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             * C h i n a   N e w s   D i g e s t *

		    (ND Canada Service)

                       -- Dec. 18 (II), 1989

Table of Contents
                                                                     # of Lines
1. FCSSC Plans to Visit Taiwan ........................................ 20
2. Introduction To Chinese Canadian National Council (CCNC) ........... 98

1. FCSSC Plans to Visit Taiwan 
ND correspondent from U. M.

Mr.  Xiaohua  Qu, the  Chairman of FCSSC, is invited along with a
group  of  mainland  Chinese pro-democratic activists to attend a
conference Taiwan at the end of year.

The  conference  is  scheduled  on  Dec.29-30, 1989 at Taipei and
hosted by Taiwan's ChengChi University.

About  40  scholars  in Taiwan and 30 guests from North American,
Europe,  and  Japan  will  attend the conference. Leading Chinese
dissidents Liu BinYan, Su Shaozhi, Su Wei, Wan Runnun (from FDC),
Hu  Ping  (Min  Lian) and Mr. Liu YongChuan (chairman of Quan Mei
Xue Lian), etc. are also in the list of the invited.

The  spokesman  of  FCSSC's  headquarter said that the purpose of
this  visit is to discuss and exchange the opinions about China's
political,  economic,  and cultural problems, to contact and com-
municate  with  students  and scholars in Taiwan. FCSSC hope such
activities  can  promote  better  understanding  more interaction
between Chinese peoples with different background.
2. Introduction To  Chinese   Canadian  National  Council  (CCNC)

What Is The CCNC ?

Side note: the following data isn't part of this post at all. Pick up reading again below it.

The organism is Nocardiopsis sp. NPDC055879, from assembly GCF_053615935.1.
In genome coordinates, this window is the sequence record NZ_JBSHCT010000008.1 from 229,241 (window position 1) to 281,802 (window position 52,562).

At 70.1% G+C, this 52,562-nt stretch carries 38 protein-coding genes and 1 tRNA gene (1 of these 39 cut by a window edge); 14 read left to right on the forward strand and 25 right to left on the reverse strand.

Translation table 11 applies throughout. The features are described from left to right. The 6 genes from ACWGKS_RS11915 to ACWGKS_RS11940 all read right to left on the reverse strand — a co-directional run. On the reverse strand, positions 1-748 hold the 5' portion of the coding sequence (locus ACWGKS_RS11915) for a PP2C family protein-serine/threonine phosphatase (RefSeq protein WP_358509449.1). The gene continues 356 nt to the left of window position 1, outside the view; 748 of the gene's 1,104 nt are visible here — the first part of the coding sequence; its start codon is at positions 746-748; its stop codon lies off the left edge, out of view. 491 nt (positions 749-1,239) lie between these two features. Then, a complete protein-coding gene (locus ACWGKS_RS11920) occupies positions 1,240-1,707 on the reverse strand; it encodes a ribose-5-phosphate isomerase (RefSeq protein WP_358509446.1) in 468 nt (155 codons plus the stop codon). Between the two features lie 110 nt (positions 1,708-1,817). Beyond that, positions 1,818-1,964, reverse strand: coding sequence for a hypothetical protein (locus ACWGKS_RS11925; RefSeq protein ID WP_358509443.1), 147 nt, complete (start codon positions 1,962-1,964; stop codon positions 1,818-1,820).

In  1979,  Chinese Canadians across the country united to pro-
test   the  irresponsible  journalism  of  a  national  televised
program:"Campus  Giveaway".  As a result, CTV publicly apologized
for  the  racist  overtones and inaccu- racies of that particular
episode.  More significantly, the participants against W5(W5 is a
TV program in Canada, like 60 Minutes of CBS or 20/20  of of ABC)
from  cities  across  Canada  assembled  and held a conference in
Toronto.   Out  of  that  meeting,  the  importance and need of a
strong,  national organization became so evident that the Chinese
Canadian National Council was formed.

What Are The CCNC Objectives?

   To promote the rights of all individuals, in particular, those
of Chinese Canadians and to encourage their full and equal parti-
cipation in Canadian society.
   To  create  an environment in this country in which the rights
of all individuals are fully recognized and protected.
   To promote understanding and cooperation between Chinese Cana-
dians and all other ethnic, cultural and racial groups in Canada.
   To  encourage  and  develop  in  persons of Chinese descent, a
desire to know and to respect their historical and cultural heri-
tage:  to  educate them in adopting a creative and positive atti-
tude towards the Chinese Canadian contribution to society.

How Does The CCNC Meet These Goals?

   By developing a strong national voice; encouraging new members
across Canada to work with existing groups in the Chinese commun-
ity;  cooperating  with other ethnic and cultural groups; setting